SPORTS
By Bill Glauber and Bill Glauber,Staff Writer | September 9, 1992
NEW YORK -- Mary Joe Fernandez turned professional before she got her driver's license, missed her high school graduation to appear in a Grand Slam semifinal, and banked her first million at an age when most people are still angling for a first job.So, you would expect Fernandez to be comfortable with the stress and strain of appearing at the U.S. Open.Of course, you would be wrong.For the past week, Fernandez has been a tennis anxiety attack, playing one nervous three-set match after another, barely advancing to the next round.
SPORTS
By Pat Calabria and Pat Calabria,Newsday | November 19, 1990
NEW YORK -- Monica Seles and Gabriela Sabatini did not merely produce the longest match in the modern history of women's tennis yesterday. Nor did they merely team up in the most dramatic final ever in the Virginia Slims Championships. More important than any reference to the past was the glimpse they provided of the future.Not since they dressed for the sport in ankle-length skirts at the turn of the century had two women participated in a five-set match. That they happened to be named Seles and Sabatini not only was a tribute to their endurance, but also to their promise.
NEWS
By From Staff Reports | June 19, 1994
A University of Maryland medical school official said yesterday that he was "shocked" at the state health secretary's suggestion that he should be fired for his remarks about his project to mummify a Maryland man.Health Secretary Nelson J. Sabatini did not take issue with the mummy project itself. But, on Friday he said that Ronald S. Wade, director of the anatomical service division at the University of Maryland School of Medicine, should be fired for what Mr. Sabatini called Mr. Wade's "poor taste" and "insensitivity" in describing the experiment to The Sun."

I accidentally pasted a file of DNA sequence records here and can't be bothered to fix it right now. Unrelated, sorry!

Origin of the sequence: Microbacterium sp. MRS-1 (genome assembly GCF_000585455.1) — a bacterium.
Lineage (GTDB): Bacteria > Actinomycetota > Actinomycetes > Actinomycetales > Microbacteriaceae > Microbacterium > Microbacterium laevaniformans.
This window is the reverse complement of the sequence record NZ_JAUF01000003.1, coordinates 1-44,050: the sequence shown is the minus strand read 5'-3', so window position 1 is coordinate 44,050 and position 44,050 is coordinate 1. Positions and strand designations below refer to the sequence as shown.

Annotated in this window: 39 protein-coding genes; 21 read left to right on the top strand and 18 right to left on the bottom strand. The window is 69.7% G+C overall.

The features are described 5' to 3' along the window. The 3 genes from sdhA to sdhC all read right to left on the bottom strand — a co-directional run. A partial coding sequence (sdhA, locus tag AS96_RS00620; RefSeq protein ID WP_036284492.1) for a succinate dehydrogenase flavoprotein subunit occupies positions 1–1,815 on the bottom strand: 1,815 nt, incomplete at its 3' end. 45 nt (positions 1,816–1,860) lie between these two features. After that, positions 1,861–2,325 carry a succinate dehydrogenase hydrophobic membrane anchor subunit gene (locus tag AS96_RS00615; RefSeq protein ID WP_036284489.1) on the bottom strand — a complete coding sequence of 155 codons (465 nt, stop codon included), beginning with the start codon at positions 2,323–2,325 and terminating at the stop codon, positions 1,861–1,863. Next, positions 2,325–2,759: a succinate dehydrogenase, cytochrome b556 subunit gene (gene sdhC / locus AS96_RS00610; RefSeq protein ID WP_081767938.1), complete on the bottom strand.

SPORTS
By Fort Lauderdale Sun-Sentinel | September 9, 1993
NEW YORK -- Dennis Ralston's coaching contract with Gabriela Sabatini ran through the end of the U.S. Open and apparently it won't be continued.Ralston, the former U.S. Davis Cup star, couldn't be reached for comment and Sabatini would say only that "we haven't talked." But sources close to Ralston said he has decided not to continue with Sabatini.The source said Sabatini is negotiating with former world No. 2 Guillermo Vilas, also an Argentine, to replace Ralston.Ralston was hired just before the Lipton tournament this year and laid out a three-phase program to move Sabatini up in the rankings.
BUSINESS
By M. WILLIAM SALGANIK and M. WILLIAM SALGANIK,SUN REPORTER | October 11, 2005
Nelson J. Sabatini, who retired as state health secretary a year ago, has become president of a startup Medicare HMO for people with chronic diseases. Called Care Improvement Plus, the HMO will serve Medicare-eligible people with diabetes, congestive heart failure or late-stage renal disease. The HMO is run by a Baltimore company, XLHealth, that was founded as a diabetes management company called Diabetex in 1998 and eventually began to manage other chronic conditions as well. XLHealth received a boost early this year when it received $63.75 million in new financing from an investment group headed by Goldman Sachs & Co. Sabatini served separate stints as health secretary, one when William Donald Schaefer was governor and the other under Gov. Robert L. Ehrlich Jr. In between, he was an executive for the University of Maryland Medical System.